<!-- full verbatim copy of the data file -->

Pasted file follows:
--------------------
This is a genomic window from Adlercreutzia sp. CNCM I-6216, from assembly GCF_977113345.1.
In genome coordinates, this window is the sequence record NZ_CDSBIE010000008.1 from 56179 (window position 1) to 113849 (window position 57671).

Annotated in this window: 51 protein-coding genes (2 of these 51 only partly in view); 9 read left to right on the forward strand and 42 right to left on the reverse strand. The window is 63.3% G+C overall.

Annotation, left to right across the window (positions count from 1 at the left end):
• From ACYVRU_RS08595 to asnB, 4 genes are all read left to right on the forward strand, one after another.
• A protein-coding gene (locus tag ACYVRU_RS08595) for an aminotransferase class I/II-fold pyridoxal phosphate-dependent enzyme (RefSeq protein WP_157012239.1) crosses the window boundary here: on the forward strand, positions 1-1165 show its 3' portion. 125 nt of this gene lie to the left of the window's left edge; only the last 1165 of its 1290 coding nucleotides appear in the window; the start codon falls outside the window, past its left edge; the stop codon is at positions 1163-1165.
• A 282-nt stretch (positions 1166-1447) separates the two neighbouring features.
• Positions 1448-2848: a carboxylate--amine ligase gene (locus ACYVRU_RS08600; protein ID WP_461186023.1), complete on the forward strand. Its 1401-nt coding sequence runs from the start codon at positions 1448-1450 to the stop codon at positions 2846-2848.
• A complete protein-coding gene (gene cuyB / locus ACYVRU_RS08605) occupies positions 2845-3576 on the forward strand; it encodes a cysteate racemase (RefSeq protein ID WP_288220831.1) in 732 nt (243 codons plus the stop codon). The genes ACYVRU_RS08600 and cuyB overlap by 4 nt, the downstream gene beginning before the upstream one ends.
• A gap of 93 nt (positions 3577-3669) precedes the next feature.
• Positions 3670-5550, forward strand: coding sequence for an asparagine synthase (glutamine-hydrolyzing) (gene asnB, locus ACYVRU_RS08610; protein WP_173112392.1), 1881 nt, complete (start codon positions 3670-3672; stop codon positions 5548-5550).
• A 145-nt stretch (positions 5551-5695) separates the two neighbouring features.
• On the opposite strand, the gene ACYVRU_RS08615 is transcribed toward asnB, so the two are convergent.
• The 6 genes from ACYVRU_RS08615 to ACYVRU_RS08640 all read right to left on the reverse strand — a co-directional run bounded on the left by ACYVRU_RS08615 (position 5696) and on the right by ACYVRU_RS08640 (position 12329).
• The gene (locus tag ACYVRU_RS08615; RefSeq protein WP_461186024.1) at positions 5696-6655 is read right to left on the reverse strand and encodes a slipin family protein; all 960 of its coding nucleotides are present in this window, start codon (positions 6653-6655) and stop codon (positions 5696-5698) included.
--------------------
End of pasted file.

This is a genomic window from Adlercreutzia sp. CNCM I-6216, from assembly GCF_977113345.1.
In genome coordinates, this window is the sequence record NZ_CDSBIE010000008.1 from 56179 (window position 1) to 113849 (window position 57671).

Annotated in this window: 51 protein-coding genes (2 of these 51 only partly in view); 9 read left to right on the forward strand and 42 right to left on the reverse strand. The window is 63.3% G+C overall.

Annotation, left to right across the window (positions count from 1 at the left end):
• From ACYVRU_RS08595 to asnB, 4 genes are all read left to right on the forward strand, one after another.
• A protein-coding gene (locus tag ACYVRU_RS08595) for an aminotransferase class I/II-fold pyridoxal phosphate-dependent enzyme (RefSeq protein WP_157012239.1) crosses the window boundary here: on the forward strand, positions 1-1165 show its 3' portion. 125 nt of this gene lie to the left of the window's left edge; only the last 1165 of its 1290 coding nucleotides appear in the window; the start codon falls outside the window, past its left edge; the stop codon is at positions 1163-1165.
• A 282-nt stretch (positions 1166-1447) separates the two neighbouring features.
• Positions 1448-2848: a carboxylate--amine ligase gene (locus ACYVRU_RS08600; protein ID WP_461186023.1), complete on the forward strand. Its 1401-nt coding sequence runs from the start codon at positions 1448-1450 to the stop codon at positions 2846-2848.
• A complete protein-coding gene (gene cuyB / locus ACYVRU_RS08605) occupies positions 2845-3576 on the forward strand; it encodes a cysteate racemase (RefSeq protein ID WP_288220831.1) in 732 nt (243 codons plus the stop codon). The genes ACYVRU_RS08600 and cuyB overlap by 4 nt, the downstream gene beginning before the upstream one ends.
• A gap of 93 nt (positions 3577-3669) precedes the next feature.
• Positions 3670-5550, forward strand: coding sequence for an asparagine synthase (glutamine-hydrolyzing) (gene asnB, locus ACYVRU_RS08610; protein WP_173112392.1), 1881 nt, complete (start codon positions 3670-3672; stop codon positions 5548-5550).
• A 145-nt stretch (positions 5551-5695) separates the two neighbouring features.
• On the opposite strand, the gene ACYVRU_RS08615 is transcribed toward asnB, so the two are convergent.
• The 6 genes from ACYVRU_RS08615 to ACYVRU_RS08640 all read right to left on the reverse strand — a co-directional run bounded on the left by ACYVRU_RS08615 (position 5696) and on the right by ACYVRU_RS08640 (position 12329).
• The gene (locus tag ACYVRU_RS08615; RefSeq protein WP_461186024.1) at positions 5696-6655 is read right to left on the reverse strand and encodes a slipin family protein; all 960 of its coding nucleotides are present in this window, start codon (positions 6653-6655) and stop codon (positions 5696-5698) included.